Date of Completion


Document Type


Degree Name

Bachelor of Science in Speech Language Pathology


Telemedicine, Speech-Language Pathology


Qualitative phenomenological design was used in the study. Standardized open-ended interviews were conducted via MS Teams and Google Meets to gather data from 12 fourth year BSSLP student who delivered telepractice intervention in satellite centers. They were chosen using convenience sampling. The research instrument employed was a set of open-ended questions about subjective norms, attitudes, perceived behavioral control and behavioral intentions. Data was analyzed using thematic analysis. The findings revealed that the interns’ subjective norms were influenced by people with telepractice experience and external evidence. Interns were critical of the views they encountered by validating and appraising its logic and applicability to situation. They also had mixed perceptions about telepractice intervention delivery as evidenced by the identified pros and cons, observations among their patients and positive and negative feelings. Their confidence in delivering telepractice depended on several factors (e.g. external feedback, experience). They were unsure in areas they were inexperienced in, which may be resolved with exposure and learning exchanges with influences under subjective norms. Majority of the interns intended to pursue a hybrid setup after graduating due to the advantages of telepractice intervention delivery and desire to experience in-person delivery. Overall, their intended service delivery mode was influenced by attitudes and perceived behavioral control and subjective norms.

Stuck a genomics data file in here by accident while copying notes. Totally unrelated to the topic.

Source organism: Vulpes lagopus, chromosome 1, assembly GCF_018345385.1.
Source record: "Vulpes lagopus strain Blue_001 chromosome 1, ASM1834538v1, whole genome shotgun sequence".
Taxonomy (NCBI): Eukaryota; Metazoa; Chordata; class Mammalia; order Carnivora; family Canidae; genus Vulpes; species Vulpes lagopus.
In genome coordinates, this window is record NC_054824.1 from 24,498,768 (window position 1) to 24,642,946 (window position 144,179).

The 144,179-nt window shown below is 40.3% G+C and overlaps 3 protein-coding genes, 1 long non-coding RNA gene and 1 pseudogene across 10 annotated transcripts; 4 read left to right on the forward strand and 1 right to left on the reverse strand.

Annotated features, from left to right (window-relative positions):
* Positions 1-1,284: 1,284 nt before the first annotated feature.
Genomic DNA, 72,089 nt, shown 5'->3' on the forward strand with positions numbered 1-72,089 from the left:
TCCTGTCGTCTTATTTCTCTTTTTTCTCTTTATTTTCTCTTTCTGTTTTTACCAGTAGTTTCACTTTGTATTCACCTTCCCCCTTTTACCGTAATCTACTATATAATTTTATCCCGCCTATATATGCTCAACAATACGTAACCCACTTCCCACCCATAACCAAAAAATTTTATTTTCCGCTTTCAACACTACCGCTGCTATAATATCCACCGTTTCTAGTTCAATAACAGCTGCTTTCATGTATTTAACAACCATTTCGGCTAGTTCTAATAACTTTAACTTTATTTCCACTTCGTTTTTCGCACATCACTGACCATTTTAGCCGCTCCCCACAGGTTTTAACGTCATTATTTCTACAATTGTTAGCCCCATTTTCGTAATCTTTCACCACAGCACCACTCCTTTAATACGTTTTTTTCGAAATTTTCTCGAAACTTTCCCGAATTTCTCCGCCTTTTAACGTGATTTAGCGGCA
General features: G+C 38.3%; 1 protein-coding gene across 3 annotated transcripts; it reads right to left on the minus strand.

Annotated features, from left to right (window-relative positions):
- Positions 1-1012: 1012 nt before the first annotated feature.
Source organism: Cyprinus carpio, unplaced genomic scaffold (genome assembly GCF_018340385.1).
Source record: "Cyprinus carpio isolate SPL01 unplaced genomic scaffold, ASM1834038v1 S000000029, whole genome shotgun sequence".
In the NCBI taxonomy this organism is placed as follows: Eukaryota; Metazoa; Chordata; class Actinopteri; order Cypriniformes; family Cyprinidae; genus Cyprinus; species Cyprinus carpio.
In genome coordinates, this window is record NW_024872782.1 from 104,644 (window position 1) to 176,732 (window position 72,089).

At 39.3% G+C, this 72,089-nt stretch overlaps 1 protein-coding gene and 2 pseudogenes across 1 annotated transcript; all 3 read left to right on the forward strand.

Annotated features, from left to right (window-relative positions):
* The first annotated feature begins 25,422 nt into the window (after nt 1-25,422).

First Advisor

Cryslee Austin T. Villanueva